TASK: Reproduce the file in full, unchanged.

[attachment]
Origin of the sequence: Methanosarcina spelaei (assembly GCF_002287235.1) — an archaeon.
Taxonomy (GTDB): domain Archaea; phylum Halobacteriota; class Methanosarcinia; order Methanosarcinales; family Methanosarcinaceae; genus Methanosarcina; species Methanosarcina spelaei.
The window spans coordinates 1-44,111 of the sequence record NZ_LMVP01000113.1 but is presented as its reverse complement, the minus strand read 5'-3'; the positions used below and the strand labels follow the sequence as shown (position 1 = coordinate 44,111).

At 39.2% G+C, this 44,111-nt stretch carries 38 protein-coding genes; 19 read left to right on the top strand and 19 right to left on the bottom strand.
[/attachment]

Origin of the sequence: Methanosarcina spelaei (assembly GCF_002287235.1) — an archaeon.
Taxonomy (GTDB): domain Archaea; phylum Halobacteriota; class Methanosarcinia; order Methanosarcinales; family Methanosarcinaceae; genus Methanosarcina; species Methanosarcina spelaei.
The window spans coordinates 1-44,111 of the sequence record NZ_LMVP01000113.1 but is presented as its reverse complement, the minus strand read 5'-3'; the positions used below and the strand labels follow the sequence as shown (position 1 = coordinate 44,111).

At 39.2% G+C, this 44,111-nt stretch carries 38 protein-coding genes; 19 read left to right on the top strand and 19 right to left on the bottom strand.